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How You Look at Me - Film Review

Updated: Aug 11, 2020


Written & Directed by: #GabrielHenriqueGonzalez

Three headshots for the main characters are presented on the foreground. White text at the bottom reads 'How You Look at Me.'
Poster for How You Look at Me

The enigmatic Mia (Anna Åström) bursts into the lives of Charlie (George Blagden), who is coming to terms with his father's death in rural France, and his fiancée Ella (Ellie Turner) in London. As the summer unfolds, it becomes apparent that their three lives are intertwined in ways no one dares to admit.

From the outset, this new film from writer and director Gabriel Henrique Gonzalez bursts with mystery. The opening shots accompanied by a lively score give off major Call Me by Your Name vibes, yet quickly breaking from this likeness in the following scenes. The lush, vibrant locations are perfectly captured in-camera and presented with a sharp colour grade.

One of my favourite parts of the TV show Vikings was George Blagden’s character, so to see him in another role was quite the treat for me. There’s certainly a very likeable charm about him, and he brings that again to his character in How You Look at Me. Supporting him is Anna Åström as the intriguing Mia, an ever-unfolding personality that wedges herself into the middle of a soon-to-be-wedded couple — Ellie Turner’s presence is a graceful one at that. The three actors carry the film well and do a great job with scratching beyond just the surface of their respective roles.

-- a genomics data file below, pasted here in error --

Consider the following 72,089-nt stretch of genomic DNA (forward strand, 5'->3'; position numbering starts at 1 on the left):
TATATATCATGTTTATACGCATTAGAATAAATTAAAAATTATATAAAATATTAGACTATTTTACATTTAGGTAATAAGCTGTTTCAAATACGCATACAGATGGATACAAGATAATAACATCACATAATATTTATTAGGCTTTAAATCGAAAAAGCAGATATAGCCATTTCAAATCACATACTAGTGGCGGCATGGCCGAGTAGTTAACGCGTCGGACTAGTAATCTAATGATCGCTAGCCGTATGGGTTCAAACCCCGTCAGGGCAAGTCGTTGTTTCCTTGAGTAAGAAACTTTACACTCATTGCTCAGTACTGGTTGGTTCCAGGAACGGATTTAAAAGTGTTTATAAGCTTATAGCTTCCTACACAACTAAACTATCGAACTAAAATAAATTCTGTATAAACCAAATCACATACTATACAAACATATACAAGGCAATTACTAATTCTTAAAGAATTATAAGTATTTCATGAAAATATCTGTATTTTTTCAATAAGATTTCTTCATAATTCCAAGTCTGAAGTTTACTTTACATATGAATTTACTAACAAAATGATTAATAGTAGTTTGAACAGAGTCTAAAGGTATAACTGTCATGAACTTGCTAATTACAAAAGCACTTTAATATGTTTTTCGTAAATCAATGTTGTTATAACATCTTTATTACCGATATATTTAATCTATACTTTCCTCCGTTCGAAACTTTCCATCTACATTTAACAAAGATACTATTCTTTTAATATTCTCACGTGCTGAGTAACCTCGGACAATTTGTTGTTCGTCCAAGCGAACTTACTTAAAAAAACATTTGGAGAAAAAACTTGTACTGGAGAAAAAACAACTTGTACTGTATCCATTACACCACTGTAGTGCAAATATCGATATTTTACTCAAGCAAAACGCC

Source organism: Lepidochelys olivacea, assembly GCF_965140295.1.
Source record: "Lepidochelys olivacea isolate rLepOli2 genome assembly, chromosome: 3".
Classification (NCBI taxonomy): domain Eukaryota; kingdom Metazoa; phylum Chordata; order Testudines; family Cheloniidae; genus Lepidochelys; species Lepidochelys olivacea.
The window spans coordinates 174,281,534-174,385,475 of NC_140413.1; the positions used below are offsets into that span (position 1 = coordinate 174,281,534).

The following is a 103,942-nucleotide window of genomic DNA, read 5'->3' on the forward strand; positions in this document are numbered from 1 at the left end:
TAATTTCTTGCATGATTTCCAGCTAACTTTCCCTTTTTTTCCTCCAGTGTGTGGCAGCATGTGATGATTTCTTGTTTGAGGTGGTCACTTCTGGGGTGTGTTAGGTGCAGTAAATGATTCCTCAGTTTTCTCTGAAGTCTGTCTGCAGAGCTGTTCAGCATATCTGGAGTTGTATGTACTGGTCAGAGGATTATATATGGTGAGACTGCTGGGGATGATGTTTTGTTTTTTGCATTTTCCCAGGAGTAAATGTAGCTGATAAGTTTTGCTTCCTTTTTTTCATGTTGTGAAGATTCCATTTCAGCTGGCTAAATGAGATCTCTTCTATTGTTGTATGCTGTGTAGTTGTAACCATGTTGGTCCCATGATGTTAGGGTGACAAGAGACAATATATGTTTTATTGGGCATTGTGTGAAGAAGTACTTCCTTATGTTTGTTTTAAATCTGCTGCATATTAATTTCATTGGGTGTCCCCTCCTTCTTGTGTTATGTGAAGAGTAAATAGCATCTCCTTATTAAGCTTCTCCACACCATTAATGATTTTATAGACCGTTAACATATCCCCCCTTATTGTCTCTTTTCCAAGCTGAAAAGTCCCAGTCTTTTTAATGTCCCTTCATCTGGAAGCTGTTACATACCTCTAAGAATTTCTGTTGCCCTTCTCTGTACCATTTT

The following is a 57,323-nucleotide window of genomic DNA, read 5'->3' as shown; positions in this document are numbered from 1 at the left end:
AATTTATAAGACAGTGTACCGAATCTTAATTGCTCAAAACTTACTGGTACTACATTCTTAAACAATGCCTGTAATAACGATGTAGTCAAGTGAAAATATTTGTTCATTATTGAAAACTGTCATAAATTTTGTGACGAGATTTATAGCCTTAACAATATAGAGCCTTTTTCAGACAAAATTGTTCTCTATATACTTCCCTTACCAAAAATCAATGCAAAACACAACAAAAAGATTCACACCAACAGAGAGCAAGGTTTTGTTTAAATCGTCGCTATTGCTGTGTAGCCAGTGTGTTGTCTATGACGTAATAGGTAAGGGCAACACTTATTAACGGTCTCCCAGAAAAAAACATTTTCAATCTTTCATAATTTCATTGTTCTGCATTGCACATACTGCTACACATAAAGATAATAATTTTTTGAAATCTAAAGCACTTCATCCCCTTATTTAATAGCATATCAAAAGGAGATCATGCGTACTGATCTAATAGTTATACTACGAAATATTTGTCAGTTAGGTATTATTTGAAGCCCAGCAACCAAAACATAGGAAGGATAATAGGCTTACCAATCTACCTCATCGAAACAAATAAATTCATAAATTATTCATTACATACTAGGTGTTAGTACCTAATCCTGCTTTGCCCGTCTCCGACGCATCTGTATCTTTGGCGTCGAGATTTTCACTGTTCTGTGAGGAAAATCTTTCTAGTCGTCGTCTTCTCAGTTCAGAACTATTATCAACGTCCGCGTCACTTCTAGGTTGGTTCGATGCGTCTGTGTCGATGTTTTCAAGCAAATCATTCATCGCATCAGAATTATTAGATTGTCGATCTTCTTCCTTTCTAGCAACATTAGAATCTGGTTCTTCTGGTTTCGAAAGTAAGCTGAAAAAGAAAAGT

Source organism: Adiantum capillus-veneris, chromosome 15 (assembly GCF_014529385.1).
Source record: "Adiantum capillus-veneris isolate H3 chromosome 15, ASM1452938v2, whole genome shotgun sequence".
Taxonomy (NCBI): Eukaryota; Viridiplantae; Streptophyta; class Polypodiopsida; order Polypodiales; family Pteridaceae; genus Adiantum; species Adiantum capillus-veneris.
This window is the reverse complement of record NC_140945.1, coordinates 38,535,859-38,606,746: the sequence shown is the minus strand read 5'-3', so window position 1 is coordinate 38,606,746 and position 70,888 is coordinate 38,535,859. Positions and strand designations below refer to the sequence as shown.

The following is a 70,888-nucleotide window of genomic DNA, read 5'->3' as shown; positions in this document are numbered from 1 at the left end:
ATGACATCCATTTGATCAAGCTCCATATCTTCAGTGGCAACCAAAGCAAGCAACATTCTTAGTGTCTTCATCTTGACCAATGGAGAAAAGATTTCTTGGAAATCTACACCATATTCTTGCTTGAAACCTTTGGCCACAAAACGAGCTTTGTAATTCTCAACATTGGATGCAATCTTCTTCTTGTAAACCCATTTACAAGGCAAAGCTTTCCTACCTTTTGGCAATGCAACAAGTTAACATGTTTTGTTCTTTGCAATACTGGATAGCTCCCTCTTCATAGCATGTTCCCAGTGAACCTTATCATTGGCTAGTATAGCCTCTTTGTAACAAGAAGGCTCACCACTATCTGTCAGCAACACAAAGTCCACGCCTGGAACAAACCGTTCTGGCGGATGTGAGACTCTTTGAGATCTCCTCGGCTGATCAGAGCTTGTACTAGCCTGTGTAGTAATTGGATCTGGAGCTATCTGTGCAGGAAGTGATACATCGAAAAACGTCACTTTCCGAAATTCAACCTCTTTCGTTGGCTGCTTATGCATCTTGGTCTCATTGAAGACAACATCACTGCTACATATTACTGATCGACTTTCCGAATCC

Unfortunately, the visual and audio aspects are the most enjoyable part of How You Look at Me. The script is fairly well written, but the story itself struggled to invest me as well as it should have. Although the film’s running time went by in a flicker, it felt as if almost nothing had happened, at least not drastically, until the final quarter. But as someone who enjoys the odd “hangout” or “slow” flick, I can find something to like and appreciate in the flesh around the bones.

To explore the music score further (written by Samuel Ford), the layers are fantastic. As a composer, I enjoy listening out for any specific choices in approach to scenes. With Ford’s electronic and ambient score, the film’s key moments are amplified appropriately. Jack Shelbourn’s stunning cinematography is the canvas and Ford’s music the brush strokes, both coming together to create a pleasing piece.

On a technical level, How You Look at Me is smart and eye-grabbing… a visually and audibly entertaining film. But alas, with story themes that feel like a muddy path previously journeyed before, it failed to propel me into the drama of an inexplicable, fractured relationship.

Watch the trailer for How You Look at Me below.


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